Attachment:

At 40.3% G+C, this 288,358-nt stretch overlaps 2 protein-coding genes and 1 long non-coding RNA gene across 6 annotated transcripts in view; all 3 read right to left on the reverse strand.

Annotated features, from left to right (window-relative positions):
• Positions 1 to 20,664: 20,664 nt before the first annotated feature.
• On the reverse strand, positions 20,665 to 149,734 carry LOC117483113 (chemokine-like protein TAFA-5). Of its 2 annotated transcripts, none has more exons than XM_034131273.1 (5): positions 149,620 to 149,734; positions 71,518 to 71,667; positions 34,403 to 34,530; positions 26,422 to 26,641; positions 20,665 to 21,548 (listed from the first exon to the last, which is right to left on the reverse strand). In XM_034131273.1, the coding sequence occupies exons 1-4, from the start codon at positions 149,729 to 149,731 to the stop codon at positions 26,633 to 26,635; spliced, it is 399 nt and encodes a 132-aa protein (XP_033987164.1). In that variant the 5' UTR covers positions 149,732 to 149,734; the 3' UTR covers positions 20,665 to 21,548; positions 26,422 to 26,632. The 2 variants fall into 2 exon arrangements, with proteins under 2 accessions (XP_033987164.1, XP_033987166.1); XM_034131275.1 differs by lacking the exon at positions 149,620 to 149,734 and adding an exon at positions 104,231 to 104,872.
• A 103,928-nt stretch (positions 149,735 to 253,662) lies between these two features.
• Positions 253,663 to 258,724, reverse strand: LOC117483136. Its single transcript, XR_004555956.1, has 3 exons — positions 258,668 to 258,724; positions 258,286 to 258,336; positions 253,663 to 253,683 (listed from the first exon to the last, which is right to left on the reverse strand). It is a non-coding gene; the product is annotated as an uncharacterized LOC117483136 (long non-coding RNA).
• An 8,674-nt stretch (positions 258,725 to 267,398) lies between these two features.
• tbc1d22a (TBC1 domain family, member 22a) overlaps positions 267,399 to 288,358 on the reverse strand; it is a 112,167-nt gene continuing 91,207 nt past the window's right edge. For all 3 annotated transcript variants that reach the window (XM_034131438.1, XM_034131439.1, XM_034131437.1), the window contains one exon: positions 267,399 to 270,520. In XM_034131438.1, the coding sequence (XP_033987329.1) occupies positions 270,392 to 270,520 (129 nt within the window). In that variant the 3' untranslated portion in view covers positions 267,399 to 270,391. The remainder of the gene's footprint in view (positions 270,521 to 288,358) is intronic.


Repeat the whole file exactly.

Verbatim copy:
At 40.3% G+C, this 288,358-nt stretch overlaps 2 protein-coding genes and 1 long non-coding RNA gene across 6 annotated transcripts in view; all 3 read right to left on the reverse strand.

Annotated features, from left to right (window-relative positions):
• Positions 1 to 20,664: 20,664 nt before the first annotated feature.
• On the reverse strand, positions 20,665 to 149,734 carry LOC117483113 (chemokine-like protein TAFA-5). Of its 2 annotated transcripts, none has more exons than XM_034131273.1 (5): positions 149,620 to 149,734; positions 71,518 to 71,667; positions 34,403 to 34,530; positions 26,422 to 26,641; positions 20,665 to 21,548 (listed from the first exon to the last, which is right to left on the reverse strand). In XM_034131273.1, the coding sequence occupies exons 1-4, from the start codon at positions 149,729 to 149,731 to the stop codon at positions 26,633 to 26,635; spliced, it is 399 nt and encodes a 132-aa protein (XP_033987164.1). In that variant the 5' UTR covers positions 149,732 to 149,734; the 3' UTR covers positions 20,665 to 21,548; positions 26,422 to 26,632. The 2 variants fall into 2 exon arrangements, with proteins under 2 accessions (XP_033987164.1, XP_033987166.1); XM_034131275.1 differs by lacking the exon at positions 149,620 to 149,734 and adding an exon at positions 104,231 to 104,872.
• A 103,928-nt stretch (positions 149,735 to 253,662) lies between these two features.
• Positions 253,663 to 258,724, reverse strand: LOC117483136. Its single transcript, XR_004555956.1, has 3 exons — positions 258,668 to 258,724; positions 258,286 to 258,336; positions 253,663 to 253,683 (listed from the first exon to the last, which is right to left on the reverse strand). It is a non-coding gene; the product is annotated as an uncharacterized LOC117483136 (long non-coding RNA).
• An 8,674-nt stretch (positions 258,725 to 267,398) lies between these two features.
• tbc1d22a (TBC1 domain family, member 22a) overlaps positions 267,399 to 288,358 on the reverse strand; it is a 112,167-nt gene continuing 91,207 nt past the window's right edge. For all 3 annotated transcript variants that reach the window (XM_034131438.1, XM_034131439.1, XM_034131437.1), the window contains one exon: positions 267,399 to 270,520. In XM_034131438.1, the coding sequence (XP_033987329.1) occupies positions 270,392 to 270,520 (129 nt within the window). In that variant the 3' untranslated portion in view covers positions 267,399 to 270,391. The remainder of the gene's footprint in view (positions 270,521 to 288,358) is intronic.